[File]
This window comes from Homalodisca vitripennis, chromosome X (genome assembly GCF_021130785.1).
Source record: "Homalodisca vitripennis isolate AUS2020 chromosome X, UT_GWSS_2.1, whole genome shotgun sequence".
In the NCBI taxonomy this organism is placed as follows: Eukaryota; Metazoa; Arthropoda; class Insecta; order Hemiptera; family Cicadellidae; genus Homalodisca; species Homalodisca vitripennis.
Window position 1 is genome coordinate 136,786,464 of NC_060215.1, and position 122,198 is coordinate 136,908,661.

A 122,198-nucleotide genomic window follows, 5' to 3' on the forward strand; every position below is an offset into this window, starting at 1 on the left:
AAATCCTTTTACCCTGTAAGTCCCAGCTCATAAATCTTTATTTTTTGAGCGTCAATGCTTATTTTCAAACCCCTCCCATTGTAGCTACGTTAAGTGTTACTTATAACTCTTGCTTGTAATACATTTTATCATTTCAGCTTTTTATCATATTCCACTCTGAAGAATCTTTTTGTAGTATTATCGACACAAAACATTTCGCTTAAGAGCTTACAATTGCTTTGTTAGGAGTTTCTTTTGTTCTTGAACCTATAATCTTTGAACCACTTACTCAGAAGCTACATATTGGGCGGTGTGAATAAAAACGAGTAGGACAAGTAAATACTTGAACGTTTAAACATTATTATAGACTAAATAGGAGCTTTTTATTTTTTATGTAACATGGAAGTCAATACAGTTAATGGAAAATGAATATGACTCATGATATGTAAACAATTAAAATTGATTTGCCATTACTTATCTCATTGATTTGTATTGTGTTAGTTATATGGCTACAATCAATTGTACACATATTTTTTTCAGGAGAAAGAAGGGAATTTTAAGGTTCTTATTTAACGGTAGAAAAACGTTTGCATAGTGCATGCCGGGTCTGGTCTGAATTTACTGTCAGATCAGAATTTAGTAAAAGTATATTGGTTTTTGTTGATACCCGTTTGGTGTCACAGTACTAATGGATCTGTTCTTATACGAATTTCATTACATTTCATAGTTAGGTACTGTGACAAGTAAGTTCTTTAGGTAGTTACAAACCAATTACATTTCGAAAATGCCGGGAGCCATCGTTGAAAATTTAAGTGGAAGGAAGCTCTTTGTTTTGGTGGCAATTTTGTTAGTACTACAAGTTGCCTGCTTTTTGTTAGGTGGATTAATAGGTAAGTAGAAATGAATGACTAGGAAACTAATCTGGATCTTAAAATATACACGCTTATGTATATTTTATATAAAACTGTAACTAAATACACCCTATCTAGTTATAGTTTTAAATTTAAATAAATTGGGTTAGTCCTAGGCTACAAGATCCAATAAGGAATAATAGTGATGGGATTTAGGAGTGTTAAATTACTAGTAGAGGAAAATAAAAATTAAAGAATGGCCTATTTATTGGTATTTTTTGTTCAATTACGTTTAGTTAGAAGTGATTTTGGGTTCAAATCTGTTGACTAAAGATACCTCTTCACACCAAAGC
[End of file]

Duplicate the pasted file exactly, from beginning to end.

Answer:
This window comes from Homalodisca vitripennis, chromosome X (genome assembly GCF_021130785.1).
Source record: "Homalodisca vitripennis isolate AUS2020 chromosome X, UT_GWSS_2.1, whole genome shotgun sequence".
In the NCBI taxonomy this organism is placed as follows: Eukaryota; Metazoa; Arthropoda; class Insecta; order Hemiptera; family Cicadellidae; genus Homalodisca; species Homalodisca vitripennis.
Window position 1 is genome coordinate 136,786,464 of NC_060215.1, and position 122,198 is coordinate 136,908,661.

A 122,198-nucleotide genomic window follows, 5' to 3' on the forward strand; every position below is an offset into this window, starting at 1 on the left:
AAATCCTTTTACCCTGTAAGTCCCAGCTCATAAATCTTTATTTTTTGAGCGTCAATGCTTATTTTCAAACCCCTCCCATTGTAGCTACGTTAAGTGTTACTTATAACTCTTGCTTGTAATACATTTTATCATTTCAGCTTTTTATCATATTCCACTCTGAAGAATCTTTTTGTAGTATTATCGACACAAAACATTTCGCTTAAGAGCTTACAATTGCTTTGTTAGGAGTTTCTTTTGTTCTTGAACCTATAATCTTTGAACCACTTACTCAGAAGCTACATATTGGGCGGTGTGAATAAAAACGAGTAGGACAAGTAAATACTTGAACGTTTAAACATTATTATAGACTAAATAGGAGCTTTTTATTTTTTATGTAACATGGAAGTCAATACAGTTAATGGAAAATGAATATGACTCATGATATGTAAACAATTAAAATTGATTTGCCATTACTTATCTCATTGATTTGTATTGTGTTAGTTATATGGCTACAATCAATTGTACACATATTTTTTTCAGGAGAAAGAAGGGAATTTTAAGGTTCTTATTTAACGGTAGAAAAACGTTTGCATAGTGCATGCCGGGTCTGGTCTGAATTTACTGTCAGATCAGAATTTAGTAAAAGTATATTGGTTTTTGTTGATACCCGTTTGGTGTCACAGTACTAATGGATCTGTTCTTATACGAATTTCATTACATTTCATAGTTAGGTACTGTGACAAGTAAGTTCTTTAGGTAGTTACAAACCAATTACATTTCGAAAATGCCGGGAGCCATCGTTGAAAATTTAAGTGGAAGGAAGCTCTTTGTTTTGGTGGCAATTTTGTTAGTACTACAAGTTGCCTGCTTTTTGTTAGGTGGATTAATAGGTAAGTAGAAATGAATGACTAGGAAACTAATCTGGATCTTAAAATATACACGCTTATGTATATTTTATATAAAACTGTAACTAAATACACCCTATCTAGTTATAGTTTTAAATTTAAATAAATTGGGTTAGTCCTAGGCTACAAGATCCAATAAGGAATAATAGTGATGGGATTTAGGAGTGTTAAATTACTAGTAGAGGAAAATAAAAATTAAAGAATGGCCTATTTATTGGTATTTTTTGTTCAATTACGTTTAGTTAGAAGTGATTTTGGGTTCAAATCTGTTGACTAAAGATACCTCTTCACACCAAAGC